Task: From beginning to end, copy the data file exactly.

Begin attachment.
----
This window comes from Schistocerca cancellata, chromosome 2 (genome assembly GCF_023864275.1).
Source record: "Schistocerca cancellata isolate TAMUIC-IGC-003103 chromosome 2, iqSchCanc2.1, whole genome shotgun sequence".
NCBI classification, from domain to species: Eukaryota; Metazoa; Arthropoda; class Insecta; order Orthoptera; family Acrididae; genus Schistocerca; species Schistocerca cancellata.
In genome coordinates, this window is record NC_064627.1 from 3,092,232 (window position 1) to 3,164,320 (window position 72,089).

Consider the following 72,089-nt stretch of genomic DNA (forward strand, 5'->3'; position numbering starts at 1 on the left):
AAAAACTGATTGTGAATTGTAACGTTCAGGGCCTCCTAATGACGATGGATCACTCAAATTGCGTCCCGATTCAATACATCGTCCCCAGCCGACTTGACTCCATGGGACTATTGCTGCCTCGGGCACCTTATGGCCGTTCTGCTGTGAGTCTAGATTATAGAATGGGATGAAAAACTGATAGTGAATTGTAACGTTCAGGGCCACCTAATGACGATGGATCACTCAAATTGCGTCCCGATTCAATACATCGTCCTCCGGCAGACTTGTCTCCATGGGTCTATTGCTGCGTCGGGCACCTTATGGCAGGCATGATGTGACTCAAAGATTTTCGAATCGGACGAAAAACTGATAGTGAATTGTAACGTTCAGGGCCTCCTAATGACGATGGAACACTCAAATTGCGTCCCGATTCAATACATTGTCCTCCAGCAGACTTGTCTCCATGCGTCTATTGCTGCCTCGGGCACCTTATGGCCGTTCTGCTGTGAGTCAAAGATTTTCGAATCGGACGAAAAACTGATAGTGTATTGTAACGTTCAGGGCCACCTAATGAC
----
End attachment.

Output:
This window comes from Schistocerca cancellata, chromosome 2 (genome assembly GCF_023864275.1).
Source record: "Schistocerca cancellata isolate TAMUIC-IGC-003103 chromosome 2, iqSchCanc2.1, whole genome shotgun sequence".
NCBI classification, from domain to species: Eukaryota; Metazoa; Arthropoda; class Insecta; order Orthoptera; family Acrididae; genus Schistocerca; species Schistocerca cancellata.
In genome coordinates, this window is record NC_064627.1 from 3,092,232 (window position 1) to 3,164,320 (window position 72,089).

Consider the following 72,089-nt stretch of genomic DNA (forward strand, 5'->3'; position numbering starts at 1 on the left):
AAAAACTGATTGTGAATTGTAACGTTCAGGGCCTCCTAATGACGATGGATCACTCAAATTGCGTCCCGATTCAATACATCGTCCCCAGCCGACTTGACTCCATGGGACTATTGCTGCCTCGGGCACCTTATGGCCGTTCTGCTGTGAGTCTAGATTATAGAATGGGATGAAAAACTGATAGTGAATTGTAACGTTCAGGGCCACCTAATGACGATGGATCACTCAAATTGCGTCCCGATTCAATACATCGTCCTCCGGCAGACTTGTCTCCATGGGTCTATTGCTGCGTCGGGCACCTTATGGCAGGCATGATGTGACTCAAAGATTTTCGAATCGGACGAAAAACTGATAGTGAATTGTAACGTTCAGGGCCTCCTAATGACGATGGAACACTCAAATTGCGTCCCGATTCAATACATTGTCCTCCAGCAGACTTGTCTCCATGCGTCTATTGCTGCCTCGGGCACCTTATGGCCGTTCTGCTGTGAGTCAAAGATTTTCGAATCGGACGAAAAACTGATAGTGTATTGTAACGTTCAGGGCCACCTAATGAC